From May until early September appellant worked on getting Hudson's discharge papers and also a certificate of entitlement showing Hudson's right to the Service loan. These papers had to be in hand before the financing could be arranged. When they had been secured, appellant took Hudson to Mr. Erb, Vice President of the Philadelphia National Bank in Pottstown, and this gentleman's written statement was offered in evidence by agreement. It said, pertinently, that Hudson "desired us to finance a $5400 VA mortgage on a property he was buying ... for a reported consideration of 6000." He then explained to Hudson that his bank was limited in taking VA mortgages, that it normally granted them only to its customers, and that he should have $600 "representing the balance of his down payment, on deposit" before the loan could be approved. Erb, looking up Hudson's deposit in the bank, found it to be less than $50. His statement ended: "The loan was available to Mr. Hudson

[ 401 Pa. Page 458]

    provided he had the $600 on deposit at the time he made the application."

It appears that Hudson was then dissuaded from the purchase by his father, for he later bought another property elsewhere. In breaking off the deal with appellant, it is agreed that Hudson went to appellant's office and signed the following paper: "It is agreed that I no longer have any interest to purchase the property of Theodore Reed at 179 Sheridan St., Pottstown, Pa.; therefore, my One Hundred ($100.00) Dollars deposit is forfeited previous to 60 day agreement of sale that expires September 10, 1956". Appellant drew up this paper on the advice of counsel. Hudson gave this as the odd reason for signing it: "I thought I was doing something radically wrong in holding off like that with a man in business, so I didn't know what to do. I never dealt with nothing like this before."

After Hudson signed the release just mentioned appellant drew the $100 out of his escrow account in three checks, $50 to the owner-seller because he had put down that amount to buy a new home and had to forfeit it when his deal with Hudson fell through, and $25 each to his salesman and himself.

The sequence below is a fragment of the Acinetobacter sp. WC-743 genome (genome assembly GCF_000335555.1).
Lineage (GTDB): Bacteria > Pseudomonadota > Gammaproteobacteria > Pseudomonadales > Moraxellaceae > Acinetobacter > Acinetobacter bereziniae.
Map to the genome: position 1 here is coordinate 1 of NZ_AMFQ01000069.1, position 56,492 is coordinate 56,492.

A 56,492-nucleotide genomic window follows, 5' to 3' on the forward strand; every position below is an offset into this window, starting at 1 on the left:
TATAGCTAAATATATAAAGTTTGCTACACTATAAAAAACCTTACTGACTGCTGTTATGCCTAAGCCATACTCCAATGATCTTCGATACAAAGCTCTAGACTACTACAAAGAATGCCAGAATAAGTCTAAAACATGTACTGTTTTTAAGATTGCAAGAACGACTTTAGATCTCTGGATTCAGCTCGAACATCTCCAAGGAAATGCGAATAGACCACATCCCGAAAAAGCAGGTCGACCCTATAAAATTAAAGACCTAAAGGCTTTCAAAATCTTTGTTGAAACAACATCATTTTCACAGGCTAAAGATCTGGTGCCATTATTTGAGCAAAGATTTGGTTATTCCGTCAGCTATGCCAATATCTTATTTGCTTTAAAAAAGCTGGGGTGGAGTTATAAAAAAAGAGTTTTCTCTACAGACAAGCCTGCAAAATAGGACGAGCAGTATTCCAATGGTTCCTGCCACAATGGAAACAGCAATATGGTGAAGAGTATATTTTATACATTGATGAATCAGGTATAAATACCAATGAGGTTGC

The court below based its action upon findings of fact (1) that appellant did not secure the Service financing to float the loan and close the sale, and (2) that Hudson demanded the return of the $100 from appellant, who refused.

The answer to (1) is that the agreement did not require appellant to secure five cents' worth of financing. The mere fact that the sale was made subject to financing cannot be tortured into the conclusion that appellant should, at his peril, have found it. The evidence, au contraire, is that he brought the deal to a boil but that Hudson jumped out of the pot when his father persuaded him to do so. In fact, the inference

[ 401 Pa. Page 459]

    is clear, from Hudson's statement to Erb, that he had the balance of down money at home, and from Erb's statement that the mortgage was ready for him when he deposited it, that Hudson alone unwound the deal.

The answer to (2) is that appellant had a perfect right to refuse the return of the $100. Hudson directed and approved it by signing the release, which appellant drew on the advice of counsel.

This is not a case of our being bound by basic findings supported by competent and substantial evidence. Such findings, even when fully credited, give no support to the action of the Commission and the court below.

Beyond this, there is no shred of bad faith or incompetence in appellant's actions. He segregated the $100 and later repaid it rather obviously in obedience to an agreement with the seller-owner: he and his salesman gave service for the amounts appellant retained for the two of them. He acted on advice of counsel, and no act of his was covert or despoiled. He is entitled to a clear quittance.


The order of the Superior Court is reversed, and so is the order of the Court of Common Pleas of Dauphin County. The record is remanded to the latter court with directions to enter judgment for appellant after ordering the restoration of his license. Appellee to pay the costs.